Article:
And throughout it all, we're treated to Barker's talent for eccentric characters, oddball locations (few novels have been set in Luton before, I suspect) and comically overstuffed writing. The blurb, to give some idea, lists some of the characters: 'a man who's had cancer seven times, a woman priest with an unruly fringe, the troubled family of a notorious local fascist, an interferring barmaid..., and a free-thinking Muslim sex therapist with his considerably more pious wife'.

There are many readers who would probably read that description and recoil in horror. As I said above, I can understand why people wouldn't like Barker's style. For me, though, it's a perfectly composed comic novel - dense but quick to read, largely plotless but still convoluted and joyfully highlighting characters, occupations and locations that fiction rarely touches. Not all of Barker's books are perfect, but I've enjoyed her last few in particular so much that she's one of my favourite living authors.

Friday, July 27, 2012

Book review: The Expendable Man

Dorothy Hughes is probably best known these days as the author of the novel In A Lonely Place, made into the wonderful - & wonderfully bleak - Humphrey Bogart film. I've not read that novel, but when I saw this new reissue of another of her books, I jumped at the chance to read it. Mid-century American noir is one of my abiding loves, after all.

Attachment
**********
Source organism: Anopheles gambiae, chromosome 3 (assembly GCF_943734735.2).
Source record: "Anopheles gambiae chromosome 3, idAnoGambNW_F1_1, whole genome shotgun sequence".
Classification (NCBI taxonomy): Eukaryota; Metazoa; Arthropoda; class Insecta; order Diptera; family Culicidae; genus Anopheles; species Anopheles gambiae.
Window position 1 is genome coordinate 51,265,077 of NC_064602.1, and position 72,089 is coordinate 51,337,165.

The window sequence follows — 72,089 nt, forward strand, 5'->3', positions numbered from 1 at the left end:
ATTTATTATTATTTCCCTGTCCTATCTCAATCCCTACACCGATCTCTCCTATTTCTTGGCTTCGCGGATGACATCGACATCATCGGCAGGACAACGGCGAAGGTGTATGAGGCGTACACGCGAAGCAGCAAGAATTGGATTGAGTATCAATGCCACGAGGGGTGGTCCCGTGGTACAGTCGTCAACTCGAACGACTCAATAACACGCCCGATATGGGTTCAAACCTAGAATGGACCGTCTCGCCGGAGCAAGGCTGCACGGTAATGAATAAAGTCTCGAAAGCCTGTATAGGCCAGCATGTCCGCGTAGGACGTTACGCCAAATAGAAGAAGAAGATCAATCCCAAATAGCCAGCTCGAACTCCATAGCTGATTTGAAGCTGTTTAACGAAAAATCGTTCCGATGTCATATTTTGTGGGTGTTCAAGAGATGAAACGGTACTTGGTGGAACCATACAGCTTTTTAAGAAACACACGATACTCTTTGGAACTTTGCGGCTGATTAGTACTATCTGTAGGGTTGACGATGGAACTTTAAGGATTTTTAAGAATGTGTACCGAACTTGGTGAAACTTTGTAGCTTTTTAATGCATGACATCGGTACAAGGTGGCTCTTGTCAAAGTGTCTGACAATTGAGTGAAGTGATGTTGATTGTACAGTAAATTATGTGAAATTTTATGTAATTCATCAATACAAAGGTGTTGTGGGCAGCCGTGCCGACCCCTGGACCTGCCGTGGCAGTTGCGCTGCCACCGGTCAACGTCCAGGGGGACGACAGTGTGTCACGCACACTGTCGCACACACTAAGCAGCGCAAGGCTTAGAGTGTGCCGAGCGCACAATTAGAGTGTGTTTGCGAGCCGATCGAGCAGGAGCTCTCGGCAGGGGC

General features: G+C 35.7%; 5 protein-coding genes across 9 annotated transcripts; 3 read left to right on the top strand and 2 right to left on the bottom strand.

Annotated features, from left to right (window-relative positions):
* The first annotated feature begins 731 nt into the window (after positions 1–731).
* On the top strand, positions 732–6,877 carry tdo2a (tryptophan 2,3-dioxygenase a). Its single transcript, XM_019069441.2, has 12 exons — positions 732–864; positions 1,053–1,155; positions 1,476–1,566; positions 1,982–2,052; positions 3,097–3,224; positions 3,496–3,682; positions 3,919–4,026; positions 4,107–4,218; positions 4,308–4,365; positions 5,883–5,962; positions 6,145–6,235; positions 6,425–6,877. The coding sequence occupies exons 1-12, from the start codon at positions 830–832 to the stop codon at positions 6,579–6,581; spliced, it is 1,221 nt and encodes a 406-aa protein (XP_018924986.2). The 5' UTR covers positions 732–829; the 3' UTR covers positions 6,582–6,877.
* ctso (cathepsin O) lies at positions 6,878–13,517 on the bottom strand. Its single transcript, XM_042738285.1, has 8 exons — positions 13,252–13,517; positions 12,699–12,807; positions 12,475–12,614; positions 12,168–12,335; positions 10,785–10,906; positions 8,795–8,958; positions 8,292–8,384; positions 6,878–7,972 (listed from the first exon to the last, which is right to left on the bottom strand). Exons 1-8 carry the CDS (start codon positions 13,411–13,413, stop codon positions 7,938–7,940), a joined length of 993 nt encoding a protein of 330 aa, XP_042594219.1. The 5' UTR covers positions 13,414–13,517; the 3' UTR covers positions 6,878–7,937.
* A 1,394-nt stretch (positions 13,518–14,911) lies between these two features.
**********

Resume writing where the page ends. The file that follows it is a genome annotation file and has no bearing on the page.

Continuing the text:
It's a Friday night in 1963. Young doctor Hugh Denismore is driving from his home in Los Angeles to a family wedding in Phoenix. On the highway after stopping for dinner, he sees a young girl, Iris, hitchhiking and decides, somewhat reluctantly, to give her a lift. He ends up, against his will, taking her all the way to Phoenix, even though she makes him nervous and is clearly lying about her reasons for going. Once they get there, he drops her off and hopes to never see her again. 24 hours later, her body is found in a canal. Someone has seen Hugh with her, and so he becomes the focus of the police investigation.